What’s Australia like from the science to the country?
I enjoyed the ISSCR2018 Annual Meeting in Melbourne on stem cells and regenerative medicine a few weeks back(here is a post on the some of the notable science from Day 1), but I also got a chance to get to know Australia a bit too.
Below I have listed 7 observations about Australia interspersed with some fun pictures.
First, I had a very positive impression of Australia and its people. The country is interesting and gorgeous. The people are friendly and I enjoyed the culture, which although similar in some ways to U.S. definitely has its own distinct identity.
As a visitor it’s sort of the best of both worlds that way in that it’s welcoming/familiar, but also quite different in some ways. This is silly, but the “Rice Bubbles” in the store kind of exemplified this visually relative to our Rice Krispies.
Second, it was interesting how Australians immediately knew I was an American based on my accent, with only a few times them wondering if I was an American or Canadian. Even us Americans who think they have no accent, clearly do.
Third, Australia is huge. I knew that, but being there and traveling around some you can more fully appreciate it. Australia is about the same area as the U.S.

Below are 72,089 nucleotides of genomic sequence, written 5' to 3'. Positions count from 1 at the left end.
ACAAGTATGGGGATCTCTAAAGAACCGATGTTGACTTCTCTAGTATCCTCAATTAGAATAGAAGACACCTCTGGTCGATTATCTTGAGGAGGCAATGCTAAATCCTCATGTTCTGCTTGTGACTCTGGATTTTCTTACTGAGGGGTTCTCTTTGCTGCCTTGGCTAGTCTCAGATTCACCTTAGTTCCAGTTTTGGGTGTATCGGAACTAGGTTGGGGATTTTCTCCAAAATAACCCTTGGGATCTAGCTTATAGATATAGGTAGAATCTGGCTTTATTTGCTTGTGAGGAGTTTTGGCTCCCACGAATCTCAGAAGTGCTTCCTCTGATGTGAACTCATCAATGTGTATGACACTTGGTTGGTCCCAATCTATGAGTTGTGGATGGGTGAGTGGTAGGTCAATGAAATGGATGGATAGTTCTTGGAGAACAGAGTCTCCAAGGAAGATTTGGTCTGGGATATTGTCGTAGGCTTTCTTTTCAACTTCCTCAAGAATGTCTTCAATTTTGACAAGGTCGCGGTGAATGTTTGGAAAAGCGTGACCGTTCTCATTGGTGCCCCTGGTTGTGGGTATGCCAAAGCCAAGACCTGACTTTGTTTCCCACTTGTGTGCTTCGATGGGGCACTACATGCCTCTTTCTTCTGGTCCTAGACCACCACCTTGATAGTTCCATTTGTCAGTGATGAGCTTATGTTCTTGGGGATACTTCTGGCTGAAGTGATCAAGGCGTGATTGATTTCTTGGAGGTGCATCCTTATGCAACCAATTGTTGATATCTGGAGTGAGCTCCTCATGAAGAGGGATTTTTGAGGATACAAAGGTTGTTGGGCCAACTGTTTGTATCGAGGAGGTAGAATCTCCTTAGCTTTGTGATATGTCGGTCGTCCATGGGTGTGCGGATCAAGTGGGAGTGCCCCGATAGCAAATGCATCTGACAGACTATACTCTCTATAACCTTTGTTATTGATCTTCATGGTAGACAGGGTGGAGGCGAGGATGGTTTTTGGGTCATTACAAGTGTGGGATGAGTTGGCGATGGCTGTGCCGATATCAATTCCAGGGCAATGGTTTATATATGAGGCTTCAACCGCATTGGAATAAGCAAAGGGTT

Fourth, the food is amazing. My favorite overall was the fish, which is maybe not surprising since I’m a pescatarian. The desserts were great too (see above). There was one notable exception on the food front. The pizza several times I had what was kind of blah. Maybe it was just a short string of bad luck, but I wonder if someone could make a fortune selling great pizza in Australia?
Fifth, the wildlife is truly unique and memorable, whether on land or in the water.
Sixth, the mass transit system there is a wonder. Like some other places, in big cities you get a card and put money on it. Everything in Australia mass transit-wise just felt smoother, things ran on time, and you pay according to distance by swiping on and off, which is just so logical. Very affordable too.
Seventh, Melbourne and Sydney are cool cities. There are tons of art and cultural things to do. One fun thing in Melbourne was the laneways with great street art such as the image at right. It was interesting to go from summer in the Northern Hemisphere to winter in Australia, where it was nice, sunny, and cool…lucked out on not much rain.
Finally back on the science side, of course there is a lot of great stem cell research in Australia as it’s one of the top places in the world in our field. Also, it is grappling with some of the same issues as other places like here in the U.S. including optimal oversight of the clinical side of the field and what to do about unproven stem cell clinics as you can see in my archive of posts here mentioning the country.